With Fidel Castro finally dead, the stage is set for Cuba to climb out of the economic gutter and back to its rightful place as the richest country in the Caribbean. If it does, you’ll want to know how to invest in Cuba. More on that in a bit…
Yes, it’s been a long time, but before Castro took control in 1959, Cuba was riding high.
Before 1959, Cuba ranked fifth in the hemisphere in per capita income, third in life expectancy, second in per capita ownership of automobiles and telephones, and first in the number of television sets per inhabitant.
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In the 1957-1958 vacation season, U.S. visitors to Cuba spent $40 million on the island—which equates to $333 million in today’s dollars.
Havana in particular was rich.
But since Castro took over, trends have been mainly downhill for Cuba, as private property and free markets were replaced by Socialism and state control.
On the plus side, these policies have given Cuba a literacy rate of 99.8%, average life expectancy of 79 years, and an infant mortality rate that’s lower than those of both the United States and Canada.
But economically, the country is in the gutter—if not the sewer. Today, Cuba ranks next-to-last in economic freedom; the only country ranked lower is North Korea. Private entrepreneurship is extremely difficult. Corruption is high. Government control stifles innovation and deters free-market competition.
It’s been a very long time since anyone tried to sneak into Cuba.
But the death of Fidel Castro brings a long-awaited opportunity. Combined with the reopening of the U.S. embassy in Havana under Barack Obama, and followed (hopefully) by aggressive deal-making and free-market initiatives by a new Republican administration, Castro’s death might spark a new round of economic growth in Cuba!
Where to Invest in Cuba?
So, how to invest in Cuba and where to invest in Cuba in the post-Castro era? The simplest way is the Herzfeld Caribbean Basin Fund (CUBA), a closed-end ETF that trades on the NASDAQ and owns 56 stocks.
The fund’s top holdings are MasTec (MTZ), Copa Holdings (CPA), Royal Caribbean Cruises (RCL), Lennar (LEN) and Norwegian Cruise Line Holdings (NCLH).
Turnover of the fund’s portfolio has been low, but because the fund has been small and thinly traded (at least until now), its expense ratio has been in the high 2% area, and this year it’s higher than 3%. That’s steep.
Alternatively, you could invest directly in any of those stocks, understanding that development in Cuba will likely be a minor factor in any one stock’s success. But that’s okay in my book. Given that the prospects for economic change in Cuba are still quite tenuous, the fact that all these companies do most of their business outside Cuba provides a comfortable cushion of safety. (Thus, in essence, i you want to know how to invest in Cuba … don’t invest solely in Cuba!)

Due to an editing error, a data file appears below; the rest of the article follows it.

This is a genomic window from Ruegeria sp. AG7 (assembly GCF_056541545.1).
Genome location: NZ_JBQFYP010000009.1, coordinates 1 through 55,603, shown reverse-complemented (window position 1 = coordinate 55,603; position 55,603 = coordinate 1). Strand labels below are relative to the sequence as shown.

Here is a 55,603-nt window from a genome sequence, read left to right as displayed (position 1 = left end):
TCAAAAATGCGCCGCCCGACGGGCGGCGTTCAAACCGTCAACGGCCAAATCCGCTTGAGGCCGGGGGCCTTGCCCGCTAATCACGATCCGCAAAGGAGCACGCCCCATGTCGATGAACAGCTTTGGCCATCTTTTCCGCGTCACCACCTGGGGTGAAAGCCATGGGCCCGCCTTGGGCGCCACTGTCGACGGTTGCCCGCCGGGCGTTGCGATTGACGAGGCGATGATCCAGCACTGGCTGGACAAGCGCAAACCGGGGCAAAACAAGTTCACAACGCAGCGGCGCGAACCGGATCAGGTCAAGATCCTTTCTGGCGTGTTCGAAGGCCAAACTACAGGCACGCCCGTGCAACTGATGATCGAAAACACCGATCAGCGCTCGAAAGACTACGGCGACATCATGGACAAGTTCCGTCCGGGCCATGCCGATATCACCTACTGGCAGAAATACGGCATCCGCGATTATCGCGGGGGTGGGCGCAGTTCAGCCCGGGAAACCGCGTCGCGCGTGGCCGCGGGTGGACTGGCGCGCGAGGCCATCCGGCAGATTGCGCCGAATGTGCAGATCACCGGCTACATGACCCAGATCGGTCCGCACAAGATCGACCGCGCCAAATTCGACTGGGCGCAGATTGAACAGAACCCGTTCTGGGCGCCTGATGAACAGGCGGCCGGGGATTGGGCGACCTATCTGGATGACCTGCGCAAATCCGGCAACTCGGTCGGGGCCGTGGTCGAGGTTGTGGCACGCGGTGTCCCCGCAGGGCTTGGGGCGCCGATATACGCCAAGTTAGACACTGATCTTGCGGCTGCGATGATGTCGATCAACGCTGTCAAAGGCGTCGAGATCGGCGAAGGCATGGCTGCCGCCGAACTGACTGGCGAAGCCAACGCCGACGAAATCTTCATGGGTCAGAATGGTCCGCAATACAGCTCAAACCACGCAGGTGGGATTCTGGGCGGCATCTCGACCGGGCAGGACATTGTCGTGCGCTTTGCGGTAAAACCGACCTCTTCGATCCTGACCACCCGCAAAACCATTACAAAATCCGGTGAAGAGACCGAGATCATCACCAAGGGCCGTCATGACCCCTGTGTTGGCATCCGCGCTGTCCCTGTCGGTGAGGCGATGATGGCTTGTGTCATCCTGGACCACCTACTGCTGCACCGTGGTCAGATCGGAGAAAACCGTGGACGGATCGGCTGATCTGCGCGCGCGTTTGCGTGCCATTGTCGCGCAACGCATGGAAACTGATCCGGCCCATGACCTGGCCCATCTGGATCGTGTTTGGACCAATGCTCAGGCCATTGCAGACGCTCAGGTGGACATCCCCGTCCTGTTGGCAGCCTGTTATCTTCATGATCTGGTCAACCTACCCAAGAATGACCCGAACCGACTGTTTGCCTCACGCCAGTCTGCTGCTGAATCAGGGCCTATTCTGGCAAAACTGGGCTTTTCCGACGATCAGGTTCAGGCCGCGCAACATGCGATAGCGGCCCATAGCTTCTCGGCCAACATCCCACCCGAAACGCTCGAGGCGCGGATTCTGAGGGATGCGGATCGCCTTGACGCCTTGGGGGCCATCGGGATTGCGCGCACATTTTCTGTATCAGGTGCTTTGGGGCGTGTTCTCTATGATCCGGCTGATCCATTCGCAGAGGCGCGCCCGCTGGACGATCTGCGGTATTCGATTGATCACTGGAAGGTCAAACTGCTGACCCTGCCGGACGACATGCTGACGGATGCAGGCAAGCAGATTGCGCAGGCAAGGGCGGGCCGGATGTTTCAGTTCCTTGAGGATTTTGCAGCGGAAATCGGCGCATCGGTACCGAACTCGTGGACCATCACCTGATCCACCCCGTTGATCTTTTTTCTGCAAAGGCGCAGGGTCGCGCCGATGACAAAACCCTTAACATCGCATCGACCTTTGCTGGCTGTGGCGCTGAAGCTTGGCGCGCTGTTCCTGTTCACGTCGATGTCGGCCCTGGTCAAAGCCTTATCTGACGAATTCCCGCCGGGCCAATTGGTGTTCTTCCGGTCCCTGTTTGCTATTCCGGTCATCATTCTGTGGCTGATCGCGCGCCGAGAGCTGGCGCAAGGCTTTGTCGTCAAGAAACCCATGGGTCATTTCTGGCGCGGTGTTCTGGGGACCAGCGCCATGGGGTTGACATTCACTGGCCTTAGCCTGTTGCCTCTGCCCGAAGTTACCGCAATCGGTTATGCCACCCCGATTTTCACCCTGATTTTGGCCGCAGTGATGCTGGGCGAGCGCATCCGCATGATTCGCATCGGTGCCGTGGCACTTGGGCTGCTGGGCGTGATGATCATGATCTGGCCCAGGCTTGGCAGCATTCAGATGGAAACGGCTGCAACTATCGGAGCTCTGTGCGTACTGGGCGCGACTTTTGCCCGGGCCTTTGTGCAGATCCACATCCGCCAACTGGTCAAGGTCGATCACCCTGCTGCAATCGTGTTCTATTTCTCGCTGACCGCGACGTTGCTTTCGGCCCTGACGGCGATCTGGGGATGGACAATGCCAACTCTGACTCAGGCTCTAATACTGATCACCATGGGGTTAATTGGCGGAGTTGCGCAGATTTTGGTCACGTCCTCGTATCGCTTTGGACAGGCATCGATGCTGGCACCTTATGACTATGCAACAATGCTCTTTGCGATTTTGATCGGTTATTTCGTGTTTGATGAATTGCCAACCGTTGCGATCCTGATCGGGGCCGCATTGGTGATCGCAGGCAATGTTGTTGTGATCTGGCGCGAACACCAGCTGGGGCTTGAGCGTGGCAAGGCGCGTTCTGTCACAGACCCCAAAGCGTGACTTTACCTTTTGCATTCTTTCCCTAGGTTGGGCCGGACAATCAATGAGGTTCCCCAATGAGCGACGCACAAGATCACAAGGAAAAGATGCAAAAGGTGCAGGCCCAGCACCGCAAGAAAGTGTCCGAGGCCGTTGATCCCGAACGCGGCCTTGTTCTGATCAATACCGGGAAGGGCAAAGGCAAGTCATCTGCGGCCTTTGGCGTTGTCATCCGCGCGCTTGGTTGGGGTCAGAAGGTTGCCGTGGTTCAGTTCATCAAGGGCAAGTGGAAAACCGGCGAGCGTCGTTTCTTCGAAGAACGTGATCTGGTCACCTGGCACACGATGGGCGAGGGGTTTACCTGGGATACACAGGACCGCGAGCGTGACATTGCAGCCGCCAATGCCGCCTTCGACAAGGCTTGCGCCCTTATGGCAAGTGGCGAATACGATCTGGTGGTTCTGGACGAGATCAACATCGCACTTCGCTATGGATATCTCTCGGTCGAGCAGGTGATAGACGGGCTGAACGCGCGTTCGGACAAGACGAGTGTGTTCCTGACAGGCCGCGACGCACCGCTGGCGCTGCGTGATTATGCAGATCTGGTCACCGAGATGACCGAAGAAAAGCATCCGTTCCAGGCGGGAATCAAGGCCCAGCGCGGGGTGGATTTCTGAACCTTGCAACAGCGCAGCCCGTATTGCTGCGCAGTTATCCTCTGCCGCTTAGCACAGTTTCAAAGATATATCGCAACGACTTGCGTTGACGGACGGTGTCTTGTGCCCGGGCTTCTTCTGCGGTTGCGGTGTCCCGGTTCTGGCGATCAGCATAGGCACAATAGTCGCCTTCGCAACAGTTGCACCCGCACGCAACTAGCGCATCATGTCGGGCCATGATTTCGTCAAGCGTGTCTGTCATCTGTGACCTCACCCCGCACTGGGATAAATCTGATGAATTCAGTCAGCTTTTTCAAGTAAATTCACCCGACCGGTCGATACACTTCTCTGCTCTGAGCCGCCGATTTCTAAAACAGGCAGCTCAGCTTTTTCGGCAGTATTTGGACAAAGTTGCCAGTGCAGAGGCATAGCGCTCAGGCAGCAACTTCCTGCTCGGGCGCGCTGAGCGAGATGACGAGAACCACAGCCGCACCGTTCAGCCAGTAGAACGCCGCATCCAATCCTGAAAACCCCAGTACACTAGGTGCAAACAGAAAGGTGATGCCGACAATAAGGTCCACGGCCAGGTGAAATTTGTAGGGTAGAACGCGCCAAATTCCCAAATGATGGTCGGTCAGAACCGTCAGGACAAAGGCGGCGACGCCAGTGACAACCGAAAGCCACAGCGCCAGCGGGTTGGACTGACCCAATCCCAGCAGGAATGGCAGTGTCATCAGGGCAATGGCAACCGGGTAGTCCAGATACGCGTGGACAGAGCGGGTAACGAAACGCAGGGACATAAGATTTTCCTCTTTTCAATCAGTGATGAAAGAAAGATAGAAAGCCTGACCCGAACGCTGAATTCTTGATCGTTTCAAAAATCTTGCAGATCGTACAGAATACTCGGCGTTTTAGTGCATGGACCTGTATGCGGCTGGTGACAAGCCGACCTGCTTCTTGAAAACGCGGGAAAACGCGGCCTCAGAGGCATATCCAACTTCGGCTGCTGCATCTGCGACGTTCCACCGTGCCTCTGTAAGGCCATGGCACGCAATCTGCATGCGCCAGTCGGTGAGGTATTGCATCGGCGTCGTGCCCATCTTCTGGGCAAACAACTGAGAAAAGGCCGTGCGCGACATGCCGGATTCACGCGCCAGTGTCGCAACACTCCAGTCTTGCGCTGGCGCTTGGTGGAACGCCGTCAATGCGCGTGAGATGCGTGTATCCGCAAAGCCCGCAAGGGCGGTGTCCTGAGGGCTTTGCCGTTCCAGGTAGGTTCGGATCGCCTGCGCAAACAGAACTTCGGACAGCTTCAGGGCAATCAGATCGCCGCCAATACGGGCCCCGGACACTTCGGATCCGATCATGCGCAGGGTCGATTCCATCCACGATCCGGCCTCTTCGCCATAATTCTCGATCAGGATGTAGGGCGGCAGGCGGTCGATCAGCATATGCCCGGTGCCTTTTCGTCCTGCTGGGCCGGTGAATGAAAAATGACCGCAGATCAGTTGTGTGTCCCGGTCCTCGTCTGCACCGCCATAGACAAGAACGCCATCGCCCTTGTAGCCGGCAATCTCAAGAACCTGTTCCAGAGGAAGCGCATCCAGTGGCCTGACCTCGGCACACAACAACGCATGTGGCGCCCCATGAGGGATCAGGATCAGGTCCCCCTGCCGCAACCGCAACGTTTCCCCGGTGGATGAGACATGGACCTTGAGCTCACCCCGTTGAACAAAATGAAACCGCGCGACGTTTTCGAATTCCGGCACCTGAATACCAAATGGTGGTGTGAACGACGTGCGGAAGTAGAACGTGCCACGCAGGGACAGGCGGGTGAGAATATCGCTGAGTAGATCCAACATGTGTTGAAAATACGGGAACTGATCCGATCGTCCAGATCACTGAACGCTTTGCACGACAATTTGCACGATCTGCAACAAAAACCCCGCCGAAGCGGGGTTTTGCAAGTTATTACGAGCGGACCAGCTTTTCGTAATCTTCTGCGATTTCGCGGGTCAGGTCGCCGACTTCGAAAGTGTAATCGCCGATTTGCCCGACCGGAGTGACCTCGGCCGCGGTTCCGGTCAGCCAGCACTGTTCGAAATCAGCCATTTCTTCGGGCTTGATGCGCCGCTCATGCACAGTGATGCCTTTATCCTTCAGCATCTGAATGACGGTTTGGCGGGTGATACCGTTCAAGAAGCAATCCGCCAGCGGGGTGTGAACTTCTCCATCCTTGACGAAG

If I had to pick one, I would pick:
Royal Caribbean Cruises (RCL) which operates under the names Celebrity Cruises, Pullmantur Cruises, CDF Croisieres de France, Tui Cruises, Azamara Club Cruises and, of course, Royal Caribbean International.
The company owns 44 ships with 110,900 berths and cruises to 490 global destinations, including Cuba. In short, if you want to cruise somewhere, Royal Caribbean can take you there, in any style you want.
But that’s not the reason it’s my choice of investments to benefit from the (possible) opening of Cuba. The reason is that the stock is already recommended by Crista Huff in Cabot Undervalued Stocks Advisor, for reasons that have nothing to do with Cuba and everything to do with buying a good company at an attractive valuation.
Here’s some of what Crista wrote recently:
“Royal Caribbean (RCL) is a global cruise vacation company. The company recently reported third-quarter 2016 adjusted earnings per share (EPS) of $3.20 vs. the consensus estimate of $3.10. The earnings report was tremendously upbeat. Cruise bookings for 2017 are up in terms of both price and volume. …
“Full-year EPS are currently expected to grow 25.1% and 13.9% in 2016 and 2017 (December year-end), with very low corresponding P/Es of 12.3 and 10.8. Last month, the company hiked the quarterly dividend by 28% from 37.5 cents to 48 cents per share. The current yield is 2.6%. The company’s 2015 long-term debt ratio was a little higher than I would prefer, at 46%.
“RCL was featured in the October 18 issue of Cabot Undervalued Stocks Advisor, before it jumped 9% upon the release of the strong earnings report. … Patient growth investors, bargain stock hunters and those who love growing dividends should buy this undervalued growth stock now.”
For regular updates in RCL, and the full slate of Crista’s Cabot Undervalued Stocks Advisor recommendations, simply click here.
Personal note: I have a friend who’s a professor of sociology (and a musician) who leads an annual trip to Cuba that exposes Americans to the country’s culture. Participants get guided tours of cultural institutions, with a special focus on music, and stay in a four-star hotel, and this year my wife and I almost decided to go. But a close look at the lodging prospects revealed that four-star hotels in Havana are roughly equivalent to two-star hotels in the U.S., plus that a solid week of Cuban food (we don’t eat meat) might be a bit challenging. Thus, after much discussion, we decided to go to Italy instead, where the food is always delicious. Maybe next year.